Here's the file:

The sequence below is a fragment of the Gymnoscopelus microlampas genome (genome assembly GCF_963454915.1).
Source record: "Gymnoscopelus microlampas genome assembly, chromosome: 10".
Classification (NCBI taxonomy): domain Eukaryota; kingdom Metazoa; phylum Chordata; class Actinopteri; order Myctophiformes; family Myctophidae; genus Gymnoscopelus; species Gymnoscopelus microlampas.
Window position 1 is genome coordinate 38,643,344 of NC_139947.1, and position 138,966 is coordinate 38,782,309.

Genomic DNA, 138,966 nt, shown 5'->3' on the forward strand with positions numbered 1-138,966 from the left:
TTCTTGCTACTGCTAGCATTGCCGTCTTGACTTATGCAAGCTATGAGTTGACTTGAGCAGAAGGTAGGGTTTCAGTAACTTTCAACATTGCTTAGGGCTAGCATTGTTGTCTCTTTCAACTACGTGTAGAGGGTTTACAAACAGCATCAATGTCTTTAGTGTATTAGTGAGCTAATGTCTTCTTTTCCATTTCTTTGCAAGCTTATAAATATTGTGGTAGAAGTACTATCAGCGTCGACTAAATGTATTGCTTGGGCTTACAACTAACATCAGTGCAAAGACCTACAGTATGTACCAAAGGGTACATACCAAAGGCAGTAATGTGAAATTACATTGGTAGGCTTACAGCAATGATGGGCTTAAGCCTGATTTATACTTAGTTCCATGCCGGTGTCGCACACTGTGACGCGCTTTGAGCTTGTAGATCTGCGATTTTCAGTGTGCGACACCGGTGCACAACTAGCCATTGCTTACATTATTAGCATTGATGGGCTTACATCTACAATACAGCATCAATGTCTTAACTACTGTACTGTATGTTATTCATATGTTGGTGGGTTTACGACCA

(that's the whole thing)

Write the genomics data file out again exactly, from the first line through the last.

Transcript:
The sequence below is a fragment of the Gymnoscopelus microlampas genome (genome assembly GCF_963454915.1).
Source record: "Gymnoscopelus microlampas genome assembly, chromosome: 10".
Classification (NCBI taxonomy): domain Eukaryota; kingdom Metazoa; phylum Chordata; class Actinopteri; order Myctophiformes; family Myctophidae; genus Gymnoscopelus; species Gymnoscopelus microlampas.
Window position 1 is genome coordinate 38,643,344 of NC_139947.1, and position 138,966 is coordinate 38,782,309.

Genomic DNA, 138,966 nt, shown 5'->3' on the forward strand with positions numbered 1-138,966 from the left:
TTCTTGCTACTGCTAGCATTGCCGTCTTGACTTATGCAAGCTATGAGTTGACTTGAGCAGAAGGTAGGGTTTCAGTAACTTTCAACATTGCTTAGGGCTAGCATTGTTGTCTCTTTCAACTACGTGTAGAGGGTTTACAAACAGCATCAATGTCTTTAGTGTATTAGTGAGCTAATGTCTTCTTTTCCATTTCTTTGCAAGCTTATAAATATTGTGGTAGAAGTACTATCAGCGTCGACTAAATGTATTGCTTGGGCTTACAACTAACATCAGTGCAAAGACCTACAGTATGTACCAAAGGGTACATACCAAAGGCAGTAATGTGAAATTACATTGGTAGGCTTACAGCAATGATGGGCTTAAGCCTGATTTATACTTAGTTCCATGCCGGTGTCGCACACTGTGACGCGCTTTGAGCTTGTAGATCTGCGATTTTCAGTGTGCGACACCGGTGCACAACTAGCCATTGCTTACATTATTAGCATTGATGGGCTTACATCTACAATACAGCATCAATGTCTTAACTACTGTACTGTATGTTATTCATATGTTGGTGGGTTTACGACCA